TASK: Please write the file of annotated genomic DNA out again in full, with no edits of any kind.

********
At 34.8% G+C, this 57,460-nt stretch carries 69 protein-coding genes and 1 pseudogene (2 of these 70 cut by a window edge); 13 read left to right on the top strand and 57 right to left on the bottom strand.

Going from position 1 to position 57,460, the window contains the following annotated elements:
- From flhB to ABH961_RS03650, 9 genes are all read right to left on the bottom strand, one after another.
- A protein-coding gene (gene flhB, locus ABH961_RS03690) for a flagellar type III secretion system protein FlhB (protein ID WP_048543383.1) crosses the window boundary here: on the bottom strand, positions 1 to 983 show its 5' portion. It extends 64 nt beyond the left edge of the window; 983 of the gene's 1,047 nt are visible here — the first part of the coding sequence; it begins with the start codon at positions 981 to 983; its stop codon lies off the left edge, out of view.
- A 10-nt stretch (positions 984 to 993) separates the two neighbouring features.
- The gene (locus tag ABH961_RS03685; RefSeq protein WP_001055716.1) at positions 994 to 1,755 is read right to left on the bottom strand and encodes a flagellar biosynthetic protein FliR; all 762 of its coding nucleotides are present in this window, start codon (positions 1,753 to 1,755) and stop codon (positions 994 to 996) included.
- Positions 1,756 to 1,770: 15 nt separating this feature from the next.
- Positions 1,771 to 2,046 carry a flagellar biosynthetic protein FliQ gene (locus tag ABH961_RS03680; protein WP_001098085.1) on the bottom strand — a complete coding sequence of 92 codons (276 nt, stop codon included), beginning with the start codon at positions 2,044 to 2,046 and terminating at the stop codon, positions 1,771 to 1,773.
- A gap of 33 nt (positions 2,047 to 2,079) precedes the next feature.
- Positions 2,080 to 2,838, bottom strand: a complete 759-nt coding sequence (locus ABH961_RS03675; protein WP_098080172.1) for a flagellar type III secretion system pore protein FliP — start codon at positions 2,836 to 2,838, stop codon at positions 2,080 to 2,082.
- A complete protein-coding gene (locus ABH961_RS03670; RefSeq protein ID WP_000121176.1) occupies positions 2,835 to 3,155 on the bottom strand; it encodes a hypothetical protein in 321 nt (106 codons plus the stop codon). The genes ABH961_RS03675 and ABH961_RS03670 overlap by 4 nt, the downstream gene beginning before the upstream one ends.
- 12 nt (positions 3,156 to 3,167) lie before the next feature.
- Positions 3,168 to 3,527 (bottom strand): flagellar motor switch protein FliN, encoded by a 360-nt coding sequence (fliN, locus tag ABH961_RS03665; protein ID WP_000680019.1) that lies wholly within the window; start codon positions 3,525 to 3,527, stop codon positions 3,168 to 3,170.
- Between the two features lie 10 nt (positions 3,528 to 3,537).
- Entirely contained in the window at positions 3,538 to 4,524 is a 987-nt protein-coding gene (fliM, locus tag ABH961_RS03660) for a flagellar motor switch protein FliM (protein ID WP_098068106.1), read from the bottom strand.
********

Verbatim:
At 34.8% G+C, this 57,460-nt stretch carries 69 protein-coding genes and 1 pseudogene (2 of these 70 cut by a window edge); 13 read left to right on the top strand and 57 right to left on the bottom strand.

Going from position 1 to position 57,460, the window contains the following annotated elements:
- From flhB to ABH961_RS03650, 9 genes are all read right to left on the bottom strand, one after another.
- A protein-coding gene (gene flhB, locus ABH961_RS03690) for a flagellar type III secretion system protein FlhB (protein ID WP_048543383.1) crosses the window boundary here: on the bottom strand, positions 1 to 983 show its 5' portion. It extends 64 nt beyond the left edge of the window; 983 of the gene's 1,047 nt are visible here — the first part of the coding sequence; it begins with the start codon at positions 981 to 983; its stop codon lies off the left edge, out of view.
- A 10-nt stretch (positions 984 to 993) separates the two neighbouring features.
- The gene (locus tag ABH961_RS03685; RefSeq protein WP_001055716.1) at positions 994 to 1,755 is read right to left on the bottom strand and encodes a flagellar biosynthetic protein FliR; all 762 of its coding nucleotides are present in this window, start codon (positions 1,753 to 1,755) and stop codon (positions 994 to 996) included.
- Positions 1,756 to 1,770: 15 nt separating this feature from the next.
- Positions 1,771 to 2,046 carry a flagellar biosynthetic protein FliQ gene (locus tag ABH961_RS03680; protein WP_001098085.1) on the bottom strand — a complete coding sequence of 92 codons (276 nt, stop codon included), beginning with the start codon at positions 2,044 to 2,046 and terminating at the stop codon, positions 1,771 to 1,773.
- A gap of 33 nt (positions 2,047 to 2,079) precedes the next feature.
- Positions 2,080 to 2,838, bottom strand: a complete 759-nt coding sequence (locus ABH961_RS03675; protein WP_098080172.1) for a flagellar type III secretion system pore protein FliP — start codon at positions 2,836 to 2,838, stop codon at positions 2,080 to 2,082.
- A complete protein-coding gene (locus ABH961_RS03670; RefSeq protein ID WP_000121176.1) occupies positions 2,835 to 3,155 on the bottom strand; it encodes a hypothetical protein in 321 nt (106 codons plus the stop codon). The genes ABH961_RS03675 and ABH961_RS03670 overlap by 4 nt, the downstream gene beginning before the upstream one ends.
- 12 nt (positions 3,156 to 3,167) lie before the next feature.
- Positions 3,168 to 3,527 (bottom strand): flagellar motor switch protein FliN, encoded by a 360-nt coding sequence (fliN, locus tag ABH961_RS03665; protein ID WP_000680019.1) that lies wholly within the window; start codon positions 3,525 to 3,527, stop codon positions 3,168 to 3,170.
- Between the two features lie 10 nt (positions 3,528 to 3,537).
- Entirely contained in the window at positions 3,538 to 4,524 is a 987-nt protein-coding gene (fliM, locus tag ABH961_RS03660) for a flagellar motor switch protein FliM (protein ID WP_098068106.1), read from the bottom strand.